05/29/2009 05:12 am ET Updated May 25, 2011

Crime and Crime Again

While the media frenzy this week over Swine Flu has knocked the Bush torture memos/photos out of the Number One spot from public consciousness, it becomes even more incumbent upon the Obama administration and the Justice Department to keep the culture focused on the previous administration's wrongdoings. With the release of those memos graphically detailing the inhumane behavior of terrorism suspects, the populace was finally privy to the specifics of one of this country's darkest hours. The decision, however, by Attorney General Holder and President Obama that those merely following orders in executing methods designed by the Bush White House were exempt from prosecution, is maddening.

The anxiety and rage that's churned in our collective soul over the last eight years towards Messrs. Bush and Cheney finally began to subside with the transition to the new government. But this latest decision by the Justice Department and the White House does little to ensure this kind of nefarious behavior from ever happening again. As a teenager, I spent my 1973 summer vacation before the TV set, mesmerized by our system of checks and balances during the Watergate hearings. While most of the country was rooting for Nixon to be convicted and sent to prison, then-President Ford's issuance of Executive Pardon established that certain people are indeed above the law. During the late 80's, truth again was not served as the Reagan/Bush Sr. crowd was allowed to walk away from their crimes of the Iran/Contra affair. If the past is any barometer, we are poised to see these types of constitutional violations repeated, over and over.

While our current president claims he wants to move this country forward, that is difficult to achieve unless we learn from lessons of the past. I can only wonder where we would be today as a culture if Nixon had served time, or had the Reagan administration been convicted for its wrongdoings. Tragically, the Cheney/Rumsfeld/Wolfowitz rat pack, who served in those earlier administrations, learned too keenly how to get away with murder. Literally. Earlier last week, Cheney was blasted over the airwaves once again, doth protesting too much as he decried Obama's policy of open government, claiming that he, Cheney, was going to speak directly to the CIA about releasing supposed memos that depict the successes of his regime's enhanced interrogation tactics. Someone needs to remind the former vice president that he is no longer in office. The latest disclosure from Seymour Hersh that Cheney still has high-level officials in our government reporting directly to him must once and for all be stopped.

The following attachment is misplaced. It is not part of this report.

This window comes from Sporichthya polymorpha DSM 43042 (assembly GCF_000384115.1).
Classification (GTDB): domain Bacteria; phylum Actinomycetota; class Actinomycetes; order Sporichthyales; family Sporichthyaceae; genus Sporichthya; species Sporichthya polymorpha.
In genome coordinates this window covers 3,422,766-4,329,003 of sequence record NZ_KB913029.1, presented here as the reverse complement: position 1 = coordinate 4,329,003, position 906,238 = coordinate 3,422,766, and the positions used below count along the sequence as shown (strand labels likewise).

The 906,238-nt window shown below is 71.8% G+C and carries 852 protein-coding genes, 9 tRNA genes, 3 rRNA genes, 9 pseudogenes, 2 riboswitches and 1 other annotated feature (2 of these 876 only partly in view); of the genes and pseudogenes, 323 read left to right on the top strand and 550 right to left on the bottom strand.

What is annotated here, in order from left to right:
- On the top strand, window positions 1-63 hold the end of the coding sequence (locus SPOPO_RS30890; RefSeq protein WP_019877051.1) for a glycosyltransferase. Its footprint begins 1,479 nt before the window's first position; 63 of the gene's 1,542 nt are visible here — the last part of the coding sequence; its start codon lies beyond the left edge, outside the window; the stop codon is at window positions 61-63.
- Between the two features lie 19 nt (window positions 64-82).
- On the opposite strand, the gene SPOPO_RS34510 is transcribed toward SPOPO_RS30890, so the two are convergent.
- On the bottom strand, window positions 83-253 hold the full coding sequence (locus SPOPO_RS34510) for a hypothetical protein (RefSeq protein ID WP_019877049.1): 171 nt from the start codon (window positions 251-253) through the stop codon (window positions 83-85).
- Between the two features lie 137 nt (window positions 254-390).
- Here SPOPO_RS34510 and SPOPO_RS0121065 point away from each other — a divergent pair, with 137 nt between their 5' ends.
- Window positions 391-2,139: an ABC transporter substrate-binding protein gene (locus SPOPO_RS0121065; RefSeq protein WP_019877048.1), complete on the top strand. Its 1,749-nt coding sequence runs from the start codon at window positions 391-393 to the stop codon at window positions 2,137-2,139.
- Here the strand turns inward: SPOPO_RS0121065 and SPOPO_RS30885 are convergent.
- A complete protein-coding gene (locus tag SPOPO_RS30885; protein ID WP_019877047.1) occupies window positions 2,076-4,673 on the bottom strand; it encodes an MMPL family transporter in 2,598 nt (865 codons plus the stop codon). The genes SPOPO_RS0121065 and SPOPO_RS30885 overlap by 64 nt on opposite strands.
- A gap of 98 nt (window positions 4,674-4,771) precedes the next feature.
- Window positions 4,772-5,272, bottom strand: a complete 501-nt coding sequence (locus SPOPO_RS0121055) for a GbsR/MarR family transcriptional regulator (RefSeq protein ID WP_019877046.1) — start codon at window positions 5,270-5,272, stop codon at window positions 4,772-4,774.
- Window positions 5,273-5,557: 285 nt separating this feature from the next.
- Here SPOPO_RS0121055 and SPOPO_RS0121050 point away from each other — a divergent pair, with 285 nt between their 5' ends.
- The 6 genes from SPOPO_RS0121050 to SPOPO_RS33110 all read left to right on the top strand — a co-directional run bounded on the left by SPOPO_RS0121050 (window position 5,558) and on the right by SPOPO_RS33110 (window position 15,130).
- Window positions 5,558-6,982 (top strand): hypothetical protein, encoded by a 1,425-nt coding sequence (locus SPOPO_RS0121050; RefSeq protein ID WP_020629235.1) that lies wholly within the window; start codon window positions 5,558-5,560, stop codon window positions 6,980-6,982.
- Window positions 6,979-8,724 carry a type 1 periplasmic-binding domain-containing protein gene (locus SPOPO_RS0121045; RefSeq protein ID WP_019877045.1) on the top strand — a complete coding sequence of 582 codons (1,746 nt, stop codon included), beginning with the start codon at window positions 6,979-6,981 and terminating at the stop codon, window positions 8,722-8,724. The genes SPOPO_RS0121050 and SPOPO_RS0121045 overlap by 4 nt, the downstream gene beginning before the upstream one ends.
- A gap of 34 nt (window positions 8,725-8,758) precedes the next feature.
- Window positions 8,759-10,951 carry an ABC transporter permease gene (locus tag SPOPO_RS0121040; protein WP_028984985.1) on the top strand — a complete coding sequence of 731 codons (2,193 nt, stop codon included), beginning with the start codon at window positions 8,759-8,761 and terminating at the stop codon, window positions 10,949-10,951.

Unless the Justice Department acts quickly to nip this in the bud and investigate their atrocities, these thugs -- our thugs -- will walk once again, because we, as a collective in this country, backed off. There was little outrage from the masses as Nixon retired to San Clemente. People turned a blind eye as Oliver North convinced America that any action is justifiable in the name of protecting the homeland. And it happened as we marched to war six years ago, spilling blood and squandering riches for no clear reason.

I admire President Obama's class and measure. But it will become its own kind of crime if he does not set precedent at such a crucial juncture and pursue justice. Obama fails to recognize that this isn't about taking the high road; it's about building in safeguards to ensure this kind of thing from ever happening again. What he seems not to have considered is that someday, when another crooked regime finds itself in the White House, they will once again take the liberty of lying, murdering, and defying the Constitution because they will effectively be allowed to. Imagine Germany today without the Nuremberg Trials, if the world decided merely to move forward without examining what had brought us to the brink. Over sixty years later, justice is still sought for those atrocities, as witnessed a couple of weeks ago with the conviction (and subsequent exoneration) of retired Ohio autoworker and alleged Nazi John Demjanjuk, aka 'Ivan the Terrible', with 29,000 counts as an accessory to murder.

Once and for all, it is time for America to reflect on its behavior, for without true justice, our days of darkness will continue.